A while back The New York Times Magazine ran what amounts to a puff piece about Harvard Law Professor Cass Sunstein, President Obama's long-time friend, former colleague and one of America's regulation czars. It was penned by Benjamin Wallace-Wells, who is identified as "a contributing writer for the magazine and a contributing editor for Rolling Stone" magazine.
The essay was a decent enough account of Sunstein's career and personal life but it focused only upon one of his significant and controversial ideas, namely "nudging" or "libertarian paternalism." This is the belief in a system of government regulations that amount to creating incentives for people to do the right thing (as per how the government or Professor Sunstein see it, of course). Instead of coming down on what government considers objectionable or undesired human conduct with a sledgehammer, nudging works by setting up various tricks with which people are led to act in the way the government people intend for them to act.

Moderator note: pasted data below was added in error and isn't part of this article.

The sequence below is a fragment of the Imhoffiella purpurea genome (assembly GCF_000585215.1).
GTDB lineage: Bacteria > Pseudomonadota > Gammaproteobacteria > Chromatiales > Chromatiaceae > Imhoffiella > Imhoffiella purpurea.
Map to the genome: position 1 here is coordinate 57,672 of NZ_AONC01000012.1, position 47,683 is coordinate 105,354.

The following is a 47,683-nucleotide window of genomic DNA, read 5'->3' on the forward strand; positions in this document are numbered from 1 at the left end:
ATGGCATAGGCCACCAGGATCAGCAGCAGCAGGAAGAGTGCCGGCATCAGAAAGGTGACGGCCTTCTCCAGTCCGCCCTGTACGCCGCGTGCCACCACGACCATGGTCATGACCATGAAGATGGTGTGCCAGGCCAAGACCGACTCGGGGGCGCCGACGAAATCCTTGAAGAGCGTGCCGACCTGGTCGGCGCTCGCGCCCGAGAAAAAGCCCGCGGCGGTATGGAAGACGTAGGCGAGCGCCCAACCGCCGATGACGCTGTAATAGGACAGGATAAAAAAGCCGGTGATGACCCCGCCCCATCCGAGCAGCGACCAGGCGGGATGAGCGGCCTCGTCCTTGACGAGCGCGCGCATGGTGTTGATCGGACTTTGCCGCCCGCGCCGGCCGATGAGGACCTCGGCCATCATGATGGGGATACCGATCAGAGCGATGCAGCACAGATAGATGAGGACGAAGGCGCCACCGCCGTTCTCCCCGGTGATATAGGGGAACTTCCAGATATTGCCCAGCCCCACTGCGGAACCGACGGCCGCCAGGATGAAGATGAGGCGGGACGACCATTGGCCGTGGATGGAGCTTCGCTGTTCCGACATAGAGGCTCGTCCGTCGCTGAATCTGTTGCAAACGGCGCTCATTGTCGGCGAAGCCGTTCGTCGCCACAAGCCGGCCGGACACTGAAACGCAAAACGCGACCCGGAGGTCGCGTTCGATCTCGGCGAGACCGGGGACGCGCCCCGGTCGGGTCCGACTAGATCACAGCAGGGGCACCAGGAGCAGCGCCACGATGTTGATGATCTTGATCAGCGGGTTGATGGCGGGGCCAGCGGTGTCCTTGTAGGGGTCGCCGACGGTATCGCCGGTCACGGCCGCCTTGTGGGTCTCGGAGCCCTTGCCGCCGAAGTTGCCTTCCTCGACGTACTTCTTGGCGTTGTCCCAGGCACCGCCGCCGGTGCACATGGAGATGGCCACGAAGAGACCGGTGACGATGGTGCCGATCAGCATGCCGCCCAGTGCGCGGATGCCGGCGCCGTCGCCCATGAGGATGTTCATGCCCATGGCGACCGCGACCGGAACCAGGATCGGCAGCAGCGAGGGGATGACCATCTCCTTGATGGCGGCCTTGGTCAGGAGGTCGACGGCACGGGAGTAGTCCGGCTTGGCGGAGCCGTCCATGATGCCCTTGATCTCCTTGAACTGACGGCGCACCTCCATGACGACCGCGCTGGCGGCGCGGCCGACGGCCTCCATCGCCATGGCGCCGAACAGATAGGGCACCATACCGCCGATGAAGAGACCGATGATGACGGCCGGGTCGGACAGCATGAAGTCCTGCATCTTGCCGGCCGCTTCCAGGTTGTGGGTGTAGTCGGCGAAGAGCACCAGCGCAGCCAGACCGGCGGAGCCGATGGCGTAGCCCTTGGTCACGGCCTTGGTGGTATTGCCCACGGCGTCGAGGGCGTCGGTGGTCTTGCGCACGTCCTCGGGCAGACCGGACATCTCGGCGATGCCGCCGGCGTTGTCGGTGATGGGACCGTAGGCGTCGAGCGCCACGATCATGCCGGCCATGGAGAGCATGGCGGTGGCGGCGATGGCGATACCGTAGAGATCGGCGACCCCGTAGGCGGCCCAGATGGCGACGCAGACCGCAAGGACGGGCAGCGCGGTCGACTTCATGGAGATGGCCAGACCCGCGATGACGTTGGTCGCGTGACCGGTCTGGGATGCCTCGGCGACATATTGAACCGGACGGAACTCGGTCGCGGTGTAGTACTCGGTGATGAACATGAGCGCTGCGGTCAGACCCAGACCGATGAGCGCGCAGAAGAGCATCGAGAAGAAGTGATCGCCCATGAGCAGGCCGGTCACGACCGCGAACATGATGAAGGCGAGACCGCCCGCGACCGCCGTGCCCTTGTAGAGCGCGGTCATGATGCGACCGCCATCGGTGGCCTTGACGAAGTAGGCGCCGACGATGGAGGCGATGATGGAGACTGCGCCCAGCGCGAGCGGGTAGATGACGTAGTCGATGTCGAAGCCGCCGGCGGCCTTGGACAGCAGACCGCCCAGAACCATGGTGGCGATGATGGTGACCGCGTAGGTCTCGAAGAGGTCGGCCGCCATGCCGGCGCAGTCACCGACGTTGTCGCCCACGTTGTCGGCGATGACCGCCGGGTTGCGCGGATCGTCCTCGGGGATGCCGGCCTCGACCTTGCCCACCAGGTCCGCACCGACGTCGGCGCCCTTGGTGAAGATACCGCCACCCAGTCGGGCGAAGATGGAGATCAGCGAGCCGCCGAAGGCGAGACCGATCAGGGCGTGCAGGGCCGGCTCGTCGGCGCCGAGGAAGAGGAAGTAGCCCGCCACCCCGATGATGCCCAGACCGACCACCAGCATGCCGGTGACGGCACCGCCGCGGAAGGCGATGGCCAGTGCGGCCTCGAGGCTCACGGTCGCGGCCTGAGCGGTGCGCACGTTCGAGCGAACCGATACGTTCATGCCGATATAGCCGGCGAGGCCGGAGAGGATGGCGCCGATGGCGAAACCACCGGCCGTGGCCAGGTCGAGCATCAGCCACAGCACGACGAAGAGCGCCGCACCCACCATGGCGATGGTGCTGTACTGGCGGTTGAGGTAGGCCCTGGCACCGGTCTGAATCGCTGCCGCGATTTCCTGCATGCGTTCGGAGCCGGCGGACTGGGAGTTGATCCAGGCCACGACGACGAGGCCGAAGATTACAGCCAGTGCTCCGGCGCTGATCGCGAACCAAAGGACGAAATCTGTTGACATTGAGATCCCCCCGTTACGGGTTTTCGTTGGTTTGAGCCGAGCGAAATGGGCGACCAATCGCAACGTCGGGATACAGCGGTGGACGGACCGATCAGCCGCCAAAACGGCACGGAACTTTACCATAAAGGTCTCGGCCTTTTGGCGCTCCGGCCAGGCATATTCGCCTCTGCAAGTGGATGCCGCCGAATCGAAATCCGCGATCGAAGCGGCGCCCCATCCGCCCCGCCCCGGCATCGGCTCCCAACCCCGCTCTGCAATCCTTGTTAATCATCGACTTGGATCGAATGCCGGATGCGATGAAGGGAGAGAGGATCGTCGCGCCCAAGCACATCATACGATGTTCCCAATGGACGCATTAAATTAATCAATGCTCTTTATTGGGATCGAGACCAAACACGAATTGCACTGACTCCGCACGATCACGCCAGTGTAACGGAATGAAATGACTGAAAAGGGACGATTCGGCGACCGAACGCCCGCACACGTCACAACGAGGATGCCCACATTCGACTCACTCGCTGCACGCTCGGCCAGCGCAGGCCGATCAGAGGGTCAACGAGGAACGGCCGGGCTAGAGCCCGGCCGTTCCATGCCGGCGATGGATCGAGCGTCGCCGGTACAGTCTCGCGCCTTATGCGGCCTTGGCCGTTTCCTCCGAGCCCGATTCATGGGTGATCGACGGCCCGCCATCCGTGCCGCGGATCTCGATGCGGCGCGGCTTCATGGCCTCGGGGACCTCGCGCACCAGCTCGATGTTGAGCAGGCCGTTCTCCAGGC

Call it behavior modification or libertarian paternalism, the gist of Sunstein's type of government meddling in people's lives is to use a not very subtle program of Skinnerian stimulus-response (after the late Harvard behaviorist psychologist, B. F. Skinner), whereby what government officials want the citizens to do isn't commanded but made the result of various prompters. Although Sunstein and his collaborators prefer the term "nudging," it is a misleading idea since if it involved no more than that, one could just sidestep it.